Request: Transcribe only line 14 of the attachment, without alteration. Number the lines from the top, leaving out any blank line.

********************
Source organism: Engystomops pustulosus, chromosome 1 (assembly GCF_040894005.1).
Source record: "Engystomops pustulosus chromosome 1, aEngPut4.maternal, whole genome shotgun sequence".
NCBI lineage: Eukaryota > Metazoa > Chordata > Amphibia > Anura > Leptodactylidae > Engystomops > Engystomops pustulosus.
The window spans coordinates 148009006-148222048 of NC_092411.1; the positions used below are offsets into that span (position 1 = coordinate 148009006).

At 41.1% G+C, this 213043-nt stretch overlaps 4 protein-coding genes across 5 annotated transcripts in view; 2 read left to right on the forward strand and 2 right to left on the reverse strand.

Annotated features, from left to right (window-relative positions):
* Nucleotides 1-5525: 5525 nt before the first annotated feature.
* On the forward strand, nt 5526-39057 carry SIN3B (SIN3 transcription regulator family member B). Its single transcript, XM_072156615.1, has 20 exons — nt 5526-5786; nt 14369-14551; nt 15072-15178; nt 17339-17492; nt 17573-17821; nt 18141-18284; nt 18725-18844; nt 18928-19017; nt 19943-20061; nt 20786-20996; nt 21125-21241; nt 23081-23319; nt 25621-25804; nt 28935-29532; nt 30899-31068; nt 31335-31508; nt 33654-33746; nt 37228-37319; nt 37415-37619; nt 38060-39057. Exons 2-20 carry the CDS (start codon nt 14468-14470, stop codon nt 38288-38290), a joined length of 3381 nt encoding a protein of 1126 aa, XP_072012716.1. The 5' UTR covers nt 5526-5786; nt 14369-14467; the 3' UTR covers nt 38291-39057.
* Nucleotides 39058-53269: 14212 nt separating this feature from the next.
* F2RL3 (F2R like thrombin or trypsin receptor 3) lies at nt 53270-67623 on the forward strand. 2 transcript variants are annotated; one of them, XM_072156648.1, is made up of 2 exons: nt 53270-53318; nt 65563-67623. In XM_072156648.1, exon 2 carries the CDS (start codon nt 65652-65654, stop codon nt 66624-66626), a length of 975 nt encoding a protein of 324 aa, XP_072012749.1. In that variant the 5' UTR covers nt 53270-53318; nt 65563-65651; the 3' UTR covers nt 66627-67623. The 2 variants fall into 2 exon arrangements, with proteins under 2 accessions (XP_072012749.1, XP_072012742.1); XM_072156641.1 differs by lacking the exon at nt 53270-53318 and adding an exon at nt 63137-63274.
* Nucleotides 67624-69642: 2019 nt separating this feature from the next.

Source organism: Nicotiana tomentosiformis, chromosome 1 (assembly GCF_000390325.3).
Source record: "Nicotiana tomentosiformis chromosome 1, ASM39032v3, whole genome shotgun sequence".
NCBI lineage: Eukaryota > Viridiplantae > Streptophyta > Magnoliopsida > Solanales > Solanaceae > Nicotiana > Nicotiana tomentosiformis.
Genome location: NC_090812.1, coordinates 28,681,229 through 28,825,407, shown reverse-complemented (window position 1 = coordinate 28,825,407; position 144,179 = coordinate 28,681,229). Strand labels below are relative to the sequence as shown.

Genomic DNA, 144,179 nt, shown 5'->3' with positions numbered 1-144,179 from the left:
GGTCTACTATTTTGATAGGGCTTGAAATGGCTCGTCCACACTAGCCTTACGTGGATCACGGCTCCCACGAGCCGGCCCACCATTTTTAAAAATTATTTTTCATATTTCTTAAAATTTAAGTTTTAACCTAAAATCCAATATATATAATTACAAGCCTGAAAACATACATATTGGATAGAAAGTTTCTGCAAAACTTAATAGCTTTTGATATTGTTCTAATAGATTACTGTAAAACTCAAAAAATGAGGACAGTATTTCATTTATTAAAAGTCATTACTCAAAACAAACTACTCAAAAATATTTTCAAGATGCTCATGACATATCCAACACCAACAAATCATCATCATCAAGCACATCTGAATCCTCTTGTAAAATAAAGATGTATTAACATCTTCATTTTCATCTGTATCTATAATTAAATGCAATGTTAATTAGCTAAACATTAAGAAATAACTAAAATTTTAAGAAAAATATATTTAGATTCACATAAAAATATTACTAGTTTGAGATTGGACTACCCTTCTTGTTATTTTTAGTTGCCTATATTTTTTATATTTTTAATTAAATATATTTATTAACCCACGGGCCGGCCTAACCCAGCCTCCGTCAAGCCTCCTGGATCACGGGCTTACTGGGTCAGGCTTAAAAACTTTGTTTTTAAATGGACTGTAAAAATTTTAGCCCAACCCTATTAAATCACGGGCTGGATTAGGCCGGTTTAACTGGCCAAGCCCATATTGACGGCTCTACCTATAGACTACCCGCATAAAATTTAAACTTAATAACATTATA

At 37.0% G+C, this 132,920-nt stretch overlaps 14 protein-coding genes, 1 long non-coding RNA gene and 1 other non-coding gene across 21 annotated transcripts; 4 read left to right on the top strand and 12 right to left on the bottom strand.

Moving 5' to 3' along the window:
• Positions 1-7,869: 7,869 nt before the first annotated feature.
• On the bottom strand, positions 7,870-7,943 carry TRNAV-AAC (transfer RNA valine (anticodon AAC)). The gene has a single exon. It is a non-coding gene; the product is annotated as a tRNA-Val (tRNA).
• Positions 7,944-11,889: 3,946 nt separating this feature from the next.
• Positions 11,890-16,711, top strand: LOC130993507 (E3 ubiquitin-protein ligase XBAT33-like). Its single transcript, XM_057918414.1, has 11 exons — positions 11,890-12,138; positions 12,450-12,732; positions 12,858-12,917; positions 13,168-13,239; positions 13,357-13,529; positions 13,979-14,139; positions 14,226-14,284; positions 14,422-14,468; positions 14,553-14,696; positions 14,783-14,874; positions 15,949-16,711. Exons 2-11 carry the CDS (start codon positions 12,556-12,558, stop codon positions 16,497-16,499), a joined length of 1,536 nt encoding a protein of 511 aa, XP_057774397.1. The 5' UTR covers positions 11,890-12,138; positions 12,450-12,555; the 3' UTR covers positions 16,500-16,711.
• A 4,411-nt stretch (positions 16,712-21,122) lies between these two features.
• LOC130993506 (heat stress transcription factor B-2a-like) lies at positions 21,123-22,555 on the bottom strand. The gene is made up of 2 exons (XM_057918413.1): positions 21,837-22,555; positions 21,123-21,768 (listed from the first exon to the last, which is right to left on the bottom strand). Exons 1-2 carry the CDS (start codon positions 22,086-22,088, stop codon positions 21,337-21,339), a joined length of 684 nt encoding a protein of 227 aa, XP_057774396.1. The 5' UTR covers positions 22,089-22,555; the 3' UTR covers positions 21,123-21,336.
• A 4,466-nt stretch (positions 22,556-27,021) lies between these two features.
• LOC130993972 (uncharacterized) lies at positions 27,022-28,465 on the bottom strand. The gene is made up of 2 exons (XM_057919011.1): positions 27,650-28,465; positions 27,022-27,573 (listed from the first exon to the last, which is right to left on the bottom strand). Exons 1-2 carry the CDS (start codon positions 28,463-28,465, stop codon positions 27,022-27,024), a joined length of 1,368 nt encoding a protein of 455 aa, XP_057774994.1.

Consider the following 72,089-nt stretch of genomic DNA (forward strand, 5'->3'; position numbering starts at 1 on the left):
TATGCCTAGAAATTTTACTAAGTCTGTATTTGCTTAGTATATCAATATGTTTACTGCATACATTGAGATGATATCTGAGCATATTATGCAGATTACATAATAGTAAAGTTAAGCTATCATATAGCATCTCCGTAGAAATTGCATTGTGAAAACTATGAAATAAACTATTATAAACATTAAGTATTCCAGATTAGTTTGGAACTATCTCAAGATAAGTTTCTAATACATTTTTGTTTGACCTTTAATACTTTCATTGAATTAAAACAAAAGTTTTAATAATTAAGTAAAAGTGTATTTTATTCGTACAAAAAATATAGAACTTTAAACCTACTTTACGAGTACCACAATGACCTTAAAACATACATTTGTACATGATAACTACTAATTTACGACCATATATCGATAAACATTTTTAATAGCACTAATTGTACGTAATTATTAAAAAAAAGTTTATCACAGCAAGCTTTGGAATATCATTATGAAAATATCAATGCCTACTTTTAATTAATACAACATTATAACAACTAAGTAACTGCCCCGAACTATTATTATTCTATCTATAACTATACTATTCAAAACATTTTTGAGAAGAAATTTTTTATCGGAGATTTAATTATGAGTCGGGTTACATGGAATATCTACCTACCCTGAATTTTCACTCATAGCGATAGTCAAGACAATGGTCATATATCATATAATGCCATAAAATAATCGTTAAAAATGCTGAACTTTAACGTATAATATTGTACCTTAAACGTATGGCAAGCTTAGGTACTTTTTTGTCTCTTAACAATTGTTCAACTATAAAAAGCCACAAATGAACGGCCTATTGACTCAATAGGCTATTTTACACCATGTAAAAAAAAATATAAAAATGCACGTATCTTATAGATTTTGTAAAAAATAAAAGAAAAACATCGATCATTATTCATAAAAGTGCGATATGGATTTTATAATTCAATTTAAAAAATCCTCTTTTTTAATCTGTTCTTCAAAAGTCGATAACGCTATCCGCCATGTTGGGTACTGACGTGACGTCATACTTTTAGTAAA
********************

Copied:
NCBI lineage: Eukaryota > Viridiplantae > Streptophyta > Magnoliopsida > Solanales > Solanaceae > Nicotiana > Nicotiana tomentosiformis.